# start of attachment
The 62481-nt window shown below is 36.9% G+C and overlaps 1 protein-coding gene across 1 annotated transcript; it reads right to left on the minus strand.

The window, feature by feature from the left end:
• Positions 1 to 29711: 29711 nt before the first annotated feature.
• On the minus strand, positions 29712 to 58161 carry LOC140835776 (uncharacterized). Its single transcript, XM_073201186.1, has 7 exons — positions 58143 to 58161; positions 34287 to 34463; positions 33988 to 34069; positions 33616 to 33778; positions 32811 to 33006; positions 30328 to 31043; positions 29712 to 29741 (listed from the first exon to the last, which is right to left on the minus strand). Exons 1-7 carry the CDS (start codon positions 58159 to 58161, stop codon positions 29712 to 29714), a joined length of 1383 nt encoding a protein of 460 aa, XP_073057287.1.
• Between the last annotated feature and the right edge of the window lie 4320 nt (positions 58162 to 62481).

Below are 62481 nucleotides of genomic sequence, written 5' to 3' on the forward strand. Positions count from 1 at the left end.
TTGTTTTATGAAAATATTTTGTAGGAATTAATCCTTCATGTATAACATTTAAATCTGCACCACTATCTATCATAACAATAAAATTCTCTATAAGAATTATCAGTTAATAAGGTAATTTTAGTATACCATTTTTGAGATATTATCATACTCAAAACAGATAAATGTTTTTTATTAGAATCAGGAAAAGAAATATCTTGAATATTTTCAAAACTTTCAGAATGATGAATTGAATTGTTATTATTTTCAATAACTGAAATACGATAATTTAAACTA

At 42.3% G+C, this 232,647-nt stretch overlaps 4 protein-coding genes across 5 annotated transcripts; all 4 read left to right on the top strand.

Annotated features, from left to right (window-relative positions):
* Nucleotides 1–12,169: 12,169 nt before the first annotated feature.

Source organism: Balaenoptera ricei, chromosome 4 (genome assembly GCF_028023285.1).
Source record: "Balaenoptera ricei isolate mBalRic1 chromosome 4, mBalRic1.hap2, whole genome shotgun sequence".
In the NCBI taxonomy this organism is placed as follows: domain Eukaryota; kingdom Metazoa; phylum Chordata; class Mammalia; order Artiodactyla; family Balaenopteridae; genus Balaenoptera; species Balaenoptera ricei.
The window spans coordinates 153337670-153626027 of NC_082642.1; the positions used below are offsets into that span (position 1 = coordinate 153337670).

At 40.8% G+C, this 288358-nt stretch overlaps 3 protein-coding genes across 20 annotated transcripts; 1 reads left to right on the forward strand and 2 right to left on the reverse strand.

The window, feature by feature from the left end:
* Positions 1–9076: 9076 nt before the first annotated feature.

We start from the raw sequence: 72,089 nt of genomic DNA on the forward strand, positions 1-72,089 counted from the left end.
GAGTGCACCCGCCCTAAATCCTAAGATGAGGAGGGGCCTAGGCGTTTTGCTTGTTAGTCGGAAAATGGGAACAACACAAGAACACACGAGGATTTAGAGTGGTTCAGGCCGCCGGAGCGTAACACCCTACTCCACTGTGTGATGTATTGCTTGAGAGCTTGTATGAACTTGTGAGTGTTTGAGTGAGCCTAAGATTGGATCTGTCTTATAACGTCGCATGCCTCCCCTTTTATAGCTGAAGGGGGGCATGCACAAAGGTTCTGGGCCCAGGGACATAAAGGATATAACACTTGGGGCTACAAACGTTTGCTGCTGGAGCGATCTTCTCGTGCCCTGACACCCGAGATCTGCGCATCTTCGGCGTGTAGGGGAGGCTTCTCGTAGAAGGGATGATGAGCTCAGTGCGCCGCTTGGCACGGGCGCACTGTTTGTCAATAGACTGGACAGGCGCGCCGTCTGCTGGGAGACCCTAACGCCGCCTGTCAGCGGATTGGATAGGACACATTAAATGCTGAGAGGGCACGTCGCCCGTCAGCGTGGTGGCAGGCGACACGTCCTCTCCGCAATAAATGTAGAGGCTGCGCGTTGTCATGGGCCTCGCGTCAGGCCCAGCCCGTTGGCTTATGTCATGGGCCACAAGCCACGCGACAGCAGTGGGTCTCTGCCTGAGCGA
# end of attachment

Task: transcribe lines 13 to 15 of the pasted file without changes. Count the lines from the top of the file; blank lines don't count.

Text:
In the NCBI taxonomy this organism is placed as follows: domain Eukaryota; kingdom Metazoa; phylum Chordata; class Mammalia; order Artiodactyla; family Balaenopteridae; genus Balaenoptera; species Balaenoptera ricei.
The window spans coordinates 153337670-153626027 of NC_082642.1; the positions used below are offsets into that span (position 1 = coordinate 153337670).

At 40.8% G+C, this 288358-nt stretch overlaps 3 protein-coding genes across 20 annotated transcripts; 1 reads left to right on the forward strand and 2 right to left on the reverse strand.